-Kung Fu Panda (Mark Osborne and John Stevenson)

I must admit, just when I think the Jack Black persona has run out of Gass (Pick of Destiny; that sad 'dramatic' turn in Margot at the Wedding), he finds another vehicle perfectly suited to his strengths. (Well, this and the Nickelodeon Kids' Choice Awards.) Nothing much tops the opening dream sequence, which sounds like it's based on classic Jables improv ("foedacity!"), but Po the Panda's blend of anarchic energy, can-do spirit and melancholy actually makes for a creature who's a well-rounded character in more than ass alone. Beyond that, not too much to recommend, really. Given that actual martial arts films are dazzling precisely because of their feats of gravity-defying physicality, and that animation allows you to do pretty much anything, KFP doesn't show much imagination along those lines. And, as per usual with the DreamWorks Animation bureau, there was more concern with lining up a phalanx of A-list celebrity vocal talent than, say, developing the secondary characters or filling out the story with depth or grace notes. The Furious Five (where's Grandmaster Flash?) are, indeed, 2D. David Cross kind of breaks through the din as Crane, and Angelina Jolie's Tigress juts forward as a generic ice queen. But Rogan, Liu, and Chan are squandered. (Frittering away Jackie Chan in this context is particularly insulting, no?) It has a nice look, sort of jagged and kinetic in the Chuck Jones-to-John Kricfalusi lineage, but Osborne and Stevenson also frequently use that kineticism as pure incoherent mishmash to disguise a dearth of ideas. This is a low 6, a shoulder-shrugging "Hey, at least it ain't Shrek."




-The Happening (M. Night Shyamalan)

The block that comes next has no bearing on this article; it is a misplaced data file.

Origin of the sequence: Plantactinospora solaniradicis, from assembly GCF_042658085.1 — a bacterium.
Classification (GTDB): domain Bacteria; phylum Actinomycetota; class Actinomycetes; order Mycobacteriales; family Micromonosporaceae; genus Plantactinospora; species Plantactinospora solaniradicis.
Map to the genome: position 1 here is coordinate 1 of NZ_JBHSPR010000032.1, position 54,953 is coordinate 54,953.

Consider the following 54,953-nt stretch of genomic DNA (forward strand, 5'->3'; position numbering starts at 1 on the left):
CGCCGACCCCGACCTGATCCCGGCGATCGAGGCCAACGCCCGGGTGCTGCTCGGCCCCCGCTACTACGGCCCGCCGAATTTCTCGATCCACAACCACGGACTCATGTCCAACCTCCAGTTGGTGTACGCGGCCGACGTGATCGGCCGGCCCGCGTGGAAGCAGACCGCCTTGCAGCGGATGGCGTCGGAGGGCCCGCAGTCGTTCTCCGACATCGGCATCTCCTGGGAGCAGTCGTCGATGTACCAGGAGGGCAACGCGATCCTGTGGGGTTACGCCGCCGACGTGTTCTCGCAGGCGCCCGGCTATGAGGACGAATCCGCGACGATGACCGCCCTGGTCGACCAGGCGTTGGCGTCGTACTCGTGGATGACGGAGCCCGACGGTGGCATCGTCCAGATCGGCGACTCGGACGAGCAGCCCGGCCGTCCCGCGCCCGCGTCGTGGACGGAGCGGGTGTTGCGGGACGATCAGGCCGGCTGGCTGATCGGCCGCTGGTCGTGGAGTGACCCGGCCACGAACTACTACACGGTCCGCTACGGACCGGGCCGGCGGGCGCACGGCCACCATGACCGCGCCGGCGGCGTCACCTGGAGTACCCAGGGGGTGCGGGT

[MAJOR SPOILERS] Okay, everybody, let's all just calm down a bit. Clearly this is a very bad film, one that does not even remotely succeed at what it ostensibly sets out to do. For a scenario in which the planet's flora are declaring war on the virus that is humankind, The Happening is rather comically hellbent on making its principal characters look like plant life. Mark Wahlberg squints and grimaces and attempts in vain to wrap his South Boston enunciation around Shyamalan's preposterous science-class tongue twisters, while poor Zooey Deschanel spends the entire film imitating a kewpie doll getting goosed on the subway. And although there is some slight promise to Shyamalan's Gaia-hypothesis eco-horror premise, he simply has no idea how to take it anywhere at all, besides staging a series of suicides and suicidal aftermaths, ranging from the merely gross to the outright hilarious, and to which we the viewers become increasingly inured in any case. But I knew all this going in. So why see The Happening at all? Well, lots of critics delight (I think) in Shyamalan's fast-tracked fall from grace, since he's never been one to conceal his egotism and everyone loves seeing a narcissist brought low. But I find it hard to give up on the guy, and the near-total failure ofThe Happening clarified for me both the problems I have with this filmmaker, and the frustrating promise I still somehow can't help seeing within him. Shyamalan is what my old friend, the late composer Herbert Brün, used to call a "self-appointed moron." Shyamalan is not like the tens of hundreds of third-rate DGA numbnuts running rampant through the Hollywood system, but he isn't the maverick he or his publicists would have you believe, either. What he is, in fact, is a talented director who desperately wants to be a hack. He'd love nothing better than to hammer out cheap, bottom-line dialogue, juice the audience in the cerebral cortex with a music sting at the proper moment, tell ultra-basic stories that call up primal archetypes which themselves perform all narrative heavy lifting. But unfortunately, he's got an almost reflexive concern with composition, pacing, rhythm, offscreen space, all these aspects that can only hold a Hollywood clock-puncher back. So a film like The Happening sucks because it's made by a guy at war with his own best and worst impulses. It would be one thing if, say, he were really trying to forge some unholy union between Spielberg and Bresson. We could all just note that it doesn't work, and never, ever will, but praise the limitless nobility of the pursuit. But I don't even think Shyamalan knows that he's caught up in this struggle. Instead, he just finds himself constantly making all the wrong choices, presumably seeing them come together in his head as some meaningful whole that the rest of us will never see.